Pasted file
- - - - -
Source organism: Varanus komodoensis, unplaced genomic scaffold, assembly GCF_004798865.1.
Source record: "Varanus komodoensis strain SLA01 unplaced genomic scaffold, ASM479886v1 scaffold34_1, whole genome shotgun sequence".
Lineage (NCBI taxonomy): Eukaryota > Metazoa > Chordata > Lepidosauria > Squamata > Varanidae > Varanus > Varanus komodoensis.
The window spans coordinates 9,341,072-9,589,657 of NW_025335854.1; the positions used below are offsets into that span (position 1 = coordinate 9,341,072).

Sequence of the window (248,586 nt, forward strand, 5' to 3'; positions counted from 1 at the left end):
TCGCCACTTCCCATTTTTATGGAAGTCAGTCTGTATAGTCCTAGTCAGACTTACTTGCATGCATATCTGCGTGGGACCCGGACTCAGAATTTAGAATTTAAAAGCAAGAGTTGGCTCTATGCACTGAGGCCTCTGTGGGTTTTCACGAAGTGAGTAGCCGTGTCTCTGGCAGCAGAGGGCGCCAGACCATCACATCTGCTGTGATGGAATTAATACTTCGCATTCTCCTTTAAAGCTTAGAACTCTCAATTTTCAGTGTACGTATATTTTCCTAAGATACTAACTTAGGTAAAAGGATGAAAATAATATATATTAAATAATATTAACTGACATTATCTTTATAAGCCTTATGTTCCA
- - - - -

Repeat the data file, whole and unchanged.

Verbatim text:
Source organism: Varanus komodoensis, unplaced genomic scaffold, assembly GCF_004798865.1.
Source record: "Varanus komodoensis strain SLA01 unplaced genomic scaffold, ASM479886v1 scaffold34_1, whole genome shotgun sequence".
Lineage (NCBI taxonomy): Eukaryota > Metazoa > Chordata > Lepidosauria > Squamata > Varanidae > Varanus > Varanus komodoensis.
The window spans coordinates 9,341,072-9,589,657 of NW_025335854.1; the positions used below are offsets into that span (position 1 = coordinate 9,341,072).

Sequence of the window (248,586 nt, forward strand, 5' to 3'; positions counted from 1 at the left end):
TCGCCACTTCCCATTTTTATGGAAGTCAGTCTGTATAGTCCTAGTCAGACTTACTTGCATGCATATCTGCGTGGGACCCGGACTCAGAATTTAGAATTTAAAAGCAAGAGTTGGCTCTATGCACTGAGGCCTCTGTGGGTTTTCACGAAGTGAGTAGCCGTGTCTCTGGCAGCAGAGGGCGCCAGACCATCACATCTGCTGTGATGGAATTAATACTTCGCATTCTCCTTTAAAGCTTAGAACTCTCAATTTTCAGTGTACGTATATTTTCCTAAGATACTAACTTAGGTAAAAGGATGAAAATAATATATATTAAATAATATTAACTGACATTATCTTTATAAGCCTTATGTTCCA